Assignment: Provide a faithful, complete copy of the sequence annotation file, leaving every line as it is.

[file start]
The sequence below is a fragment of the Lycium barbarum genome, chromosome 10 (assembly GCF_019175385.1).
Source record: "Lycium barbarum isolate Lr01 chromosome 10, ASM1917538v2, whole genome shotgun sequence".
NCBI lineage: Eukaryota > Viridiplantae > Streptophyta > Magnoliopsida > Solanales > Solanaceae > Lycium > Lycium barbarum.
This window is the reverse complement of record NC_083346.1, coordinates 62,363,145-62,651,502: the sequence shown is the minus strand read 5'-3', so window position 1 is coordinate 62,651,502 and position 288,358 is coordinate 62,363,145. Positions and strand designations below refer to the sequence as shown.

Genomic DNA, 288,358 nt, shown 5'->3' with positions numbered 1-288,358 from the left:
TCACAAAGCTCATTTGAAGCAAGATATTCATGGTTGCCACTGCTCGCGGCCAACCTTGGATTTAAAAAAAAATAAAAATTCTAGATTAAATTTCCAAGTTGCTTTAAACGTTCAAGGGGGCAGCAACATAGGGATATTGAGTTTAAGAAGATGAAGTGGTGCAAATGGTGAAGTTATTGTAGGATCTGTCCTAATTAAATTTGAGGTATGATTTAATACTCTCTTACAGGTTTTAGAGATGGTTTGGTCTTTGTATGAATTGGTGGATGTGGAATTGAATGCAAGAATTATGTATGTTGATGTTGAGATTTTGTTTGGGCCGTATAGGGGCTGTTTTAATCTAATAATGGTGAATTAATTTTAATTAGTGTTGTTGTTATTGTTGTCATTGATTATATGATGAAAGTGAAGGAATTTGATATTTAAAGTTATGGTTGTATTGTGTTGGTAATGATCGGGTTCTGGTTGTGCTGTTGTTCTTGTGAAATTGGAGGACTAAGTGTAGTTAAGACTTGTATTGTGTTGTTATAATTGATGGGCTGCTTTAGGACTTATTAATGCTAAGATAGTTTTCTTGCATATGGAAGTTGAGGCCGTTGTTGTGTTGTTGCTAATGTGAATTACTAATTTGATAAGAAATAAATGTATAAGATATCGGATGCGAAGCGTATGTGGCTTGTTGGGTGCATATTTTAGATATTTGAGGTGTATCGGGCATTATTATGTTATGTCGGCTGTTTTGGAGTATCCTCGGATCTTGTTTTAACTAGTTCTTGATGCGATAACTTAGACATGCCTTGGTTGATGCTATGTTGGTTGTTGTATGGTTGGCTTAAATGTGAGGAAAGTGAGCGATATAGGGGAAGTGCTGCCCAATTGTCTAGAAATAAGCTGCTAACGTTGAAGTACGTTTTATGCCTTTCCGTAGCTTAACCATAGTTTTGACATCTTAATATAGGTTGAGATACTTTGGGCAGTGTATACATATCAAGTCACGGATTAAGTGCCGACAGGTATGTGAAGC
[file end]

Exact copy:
The sequence below is a fragment of the Lycium barbarum genome, chromosome 10 (assembly GCF_019175385.1).
Source record: "Lycium barbarum isolate Lr01 chromosome 10, ASM1917538v2, whole genome shotgun sequence".
NCBI lineage: Eukaryota > Viridiplantae > Streptophyta > Magnoliopsida > Solanales > Solanaceae > Lycium > Lycium barbarum.
This window is the reverse complement of record NC_083346.1, coordinates 62,363,145-62,651,502: the sequence shown is the minus strand read 5'-3', so window position 1 is coordinate 62,651,502 and position 288,358 is coordinate 62,363,145. Positions and strand designations below refer to the sequence as shown.

Genomic DNA, 288,358 nt, shown 5'->3' with positions numbered 1-288,358 from the left:
TCACAAAGCTCATTTGAAGCAAGATATTCATGGTTGCCACTGCTCGCGGCCAACCTTGGATTTAAAAAAAAATAAAAATTCTAGATTAAATTTCCAAGTTGCTTTAAACGTTCAAGGGGGCAGCAACATAGGGATATTGAGTTTAAGAAGATGAAGTGGTGCAAATGGTGAAGTTATTGTAGGATCTGTCCTAATTAAATTTGAGGTATGATTTAATACTCTCTTACAGGTTTTAGAGATGGTTTGGTCTTTGTATGAATTGGTGGATGTGGAATTGAATGCAAGAATTATGTATGTTGATGTTGAGATTTTGTTTGGGCCGTATAGGGGCTGTTTTAATCTAATAATGGTGAATTAATTTTAATTAGTGTTGTTGTTATTGTTGTCATTGATTATATGATGAAAGTGAAGGAATTTGATATTTAAAGTTATGGTTGTATTGTGTTGGTAATGATCGGGTTCTGGTTGTGCTGTTGTTCTTGTGAAATTGGAGGACTAAGTGTAGTTAAGACTTGTATTGTGTTGTTATAATTGATGGGCTGCTTTAGGACTTATTAATGCTAAGATAGTTTTCTTGCATATGGAAGTTGAGGCCGTTGTTGTGTTGTTGCTAATGTGAATTACTAATTTGATAAGAAATAAATGTATAAGATATCGGATGCGAAGCGTATGTGGCTTGTTGGGTGCATATTTTAGATATTTGAGGTGTATCGGGCATTATTATGTTATGTCGGCTGTTTTGGAGTATCCTCGGATCTTGTTTTAACTAGTTCTTGATGCGATAACTTAGACATGCCTTGGTTGATGCTATGTTGGTTGTTGTATGGTTGGCTTAAATGTGAGGAAAGTGAGCGATATAGGGGAAGTGCTGCCCAATTGTCTAGAAATAAGCTGCTAACGTTGAAGTACGTTTTATGCCTTTCCGTAGCTTAACCATAGTTTTGACATCTTAATATAGGTTGAGATACTTTGGGCAGTGTATACATATCAAGTCACGGATTAAGTGCCGACAGGTATGTGAAGC